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Erika Billeter

(b San Francisco, CA, Oct 16, 1880; d London, May 8, 1945).

American photographer. He studied painting in Europe and trained as a photographer in New York with Frank Eugene. In 1905, after meeting Alfred Stieglitz and the photographers associated with the Gallery 291 gallery in New York, he became a member of the Photo-Secession. From then until 1918 he experimented with photography in San Francisco; some of his photographs appeared in Camera Work in 1916. In 1919 he opened his own photographic studio in New York. He became well known for his images of alienation—reminiscent of the Cubists—which he achieved by photographing subjects with the help of mirrors. He was an important pioneer of theatre photography, collaborating with Norman Bel Geddes and making an important contribution to the latter’s edition of Dante’s Divine Comedy in 1924. His preoccupation with light led him to create abstract photographs from elements of light, some of which were exhibited at the Sturm-Galerie in Berlin in ...


Elizabeth Hutchinson


(b Missouri, 1887; d Florida, 1965).

American artistic and commercial photographer. Working primarily in portraiture, she was an active participant in the Pictorialism movement and went on to produce photographs for illustration and advertising.

Buehrmann became interested in photography while studying art as a teenager. She left the Art Institute of Chicago to become a studio assistant to Eva Watson-Schütze (1867–1935) and progressed quickly, becoming an Associate of the Photo-Secession in 1904. Buehrmann spent 1906–7 abroad, studying photographic work in London and working for several months at the Photo-Club of Paris. Despite her youth, Buehrmann was included in many group exhibitions promoting Pictorialism, including Photo-Secession shows organized by Alfred Stieglitz in 1908 and 1909, the International Exhibition of Pictorial Photography at the Albright Art Gallery in 1910, and several of the annual salons of the Photo-Club of Paris. She was prominently featured in the Art Crafts exhibition at the Art Institute of Chicago in ...


Richard Lorenz

[Percy Wingfield]

(b Chicago, IL, April 18, 1902; d Monterey, CA, Nov 16, 1975).

American photographer. Bullock was brought up in South Pasadena, CA, and he moved to New York in the early 1920s to attend Columbia University and to study singing and music. He was a professional tenor before moving in 1928 to Paris, where he lived for two years and became increasingly interested in the visual arts and photography. He bought his first camera to document his intermittent tours around the continent. Returning to the USA in 1931, Bullock briefly considered a career in real estate or law before enrolling in the Los Angeles Art Center School in 1938. There he studied photography with Edward Kaminski (1895–1964), who encouraged the creative use of the medium, in particular surrealistic experimentation.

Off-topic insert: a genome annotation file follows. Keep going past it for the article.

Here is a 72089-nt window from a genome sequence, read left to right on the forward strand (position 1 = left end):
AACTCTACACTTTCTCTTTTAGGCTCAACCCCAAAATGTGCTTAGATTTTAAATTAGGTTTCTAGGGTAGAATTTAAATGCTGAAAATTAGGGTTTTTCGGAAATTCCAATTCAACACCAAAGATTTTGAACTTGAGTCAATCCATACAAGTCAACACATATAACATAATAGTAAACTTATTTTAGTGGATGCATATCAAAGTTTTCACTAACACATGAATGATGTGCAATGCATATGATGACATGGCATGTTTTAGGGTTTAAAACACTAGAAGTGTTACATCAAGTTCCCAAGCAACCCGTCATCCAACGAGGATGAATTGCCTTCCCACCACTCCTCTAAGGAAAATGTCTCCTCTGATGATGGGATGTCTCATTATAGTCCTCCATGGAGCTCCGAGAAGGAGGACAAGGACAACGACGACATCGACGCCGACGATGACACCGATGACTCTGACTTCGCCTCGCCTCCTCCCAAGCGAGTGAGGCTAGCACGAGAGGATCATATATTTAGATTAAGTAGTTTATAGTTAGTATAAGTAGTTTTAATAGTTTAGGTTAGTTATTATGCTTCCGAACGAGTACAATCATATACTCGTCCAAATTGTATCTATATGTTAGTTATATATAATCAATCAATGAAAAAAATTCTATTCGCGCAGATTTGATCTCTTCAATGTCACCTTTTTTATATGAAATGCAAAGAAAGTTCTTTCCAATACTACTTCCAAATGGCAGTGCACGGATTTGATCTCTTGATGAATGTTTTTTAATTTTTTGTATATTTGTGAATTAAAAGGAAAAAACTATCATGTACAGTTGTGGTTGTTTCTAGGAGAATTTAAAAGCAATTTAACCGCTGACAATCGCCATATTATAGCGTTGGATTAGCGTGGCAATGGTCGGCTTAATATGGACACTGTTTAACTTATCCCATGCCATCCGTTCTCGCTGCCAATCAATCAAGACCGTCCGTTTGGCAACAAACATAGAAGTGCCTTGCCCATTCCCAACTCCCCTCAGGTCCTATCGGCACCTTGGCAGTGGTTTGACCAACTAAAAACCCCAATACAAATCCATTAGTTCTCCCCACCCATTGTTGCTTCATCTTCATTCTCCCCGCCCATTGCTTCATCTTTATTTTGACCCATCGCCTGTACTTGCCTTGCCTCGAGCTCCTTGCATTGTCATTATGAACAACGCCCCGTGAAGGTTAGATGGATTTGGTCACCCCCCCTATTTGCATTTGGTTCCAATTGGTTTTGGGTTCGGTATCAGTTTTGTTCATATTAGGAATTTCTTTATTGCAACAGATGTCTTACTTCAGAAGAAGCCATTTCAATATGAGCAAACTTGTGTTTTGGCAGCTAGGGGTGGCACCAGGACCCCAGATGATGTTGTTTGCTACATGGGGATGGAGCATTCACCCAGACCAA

Bullock’s early work reflected the experimental approach of his teacher. He developed a solarization technique, patenting it in 1948, which photographically produced a line drawing of the outlines of objects rather than a conventional continuous tone image. He also worked in the carbro colour print process, a complex technique used to produce brilliant, highly focused colour prints (...


Monica McTighe

(b St Louis, MO, 1948).

American photographer and multimedia artist. Using newly developed computer technologies in the 1970s, Burson designed ways to manipulate photographs digitally. She relied on this technique to produce images of people at an older age, fantastical composites of humans and animals, as well as composites of celebrities and politicians. She has also worked in the media of painting, drawing, and printmaking.

Burson began her career as a painter, studying for two years in the mid-1960s at Colorado Women’s College in Denver, CO. In 1968 she moved to New York City where she saw the Museum of Modern Art exhibition titled The Machine as Seen at the End of the Mechanical Age, which focused on the connections between art and technology. This exhibition helped inspire her development of ‘The Age Machine’, an interactive device that allowed viewers to see images of their aged faces. For help with this project, she approached Experiments in Art and Technology...


Jocelyn Fraillon Gray

(b Morges, Vaud, March 3, 1814; d Melbourne, Victoria, May 30, 1888).

Swiss painter, lithographer and photographer, active in Brazil and Australia. He attended a drawing school in Lausanne, where his teacher may have been Marc-Louis Arlaud (1772–1845), and is thought to have spent some time with the landscape painter Camille Flers in Paris c. 1836 en route to Bahia (Salvador), Brazil. In 1840 he moved to Rio de Janeiro, where he established himself as a painter of local views and exhibited with the Imperial Academy of Fine Arts, Rio. His Brazilian landscapes, of which the View of Gamboa (1852; Rio de Janeiro, Mus. N. B.A.) is an example, received critical acclaim for their vivacious lighting. As a photographer he fulfilled commissions in daguerreotype for Emperor Peter II, and with the figure painter Auguste Moreau he produced a set of 18 lithographs, Picturesque Rio de Janeiro, published in 1843–4. From 1852 to 1864 he worked as a portrait photographer in Switzerland and from ...


Merry A. Foresta

(b Detroit, Oct 22, 1912; d Atlanta, GA, March 15, 1999).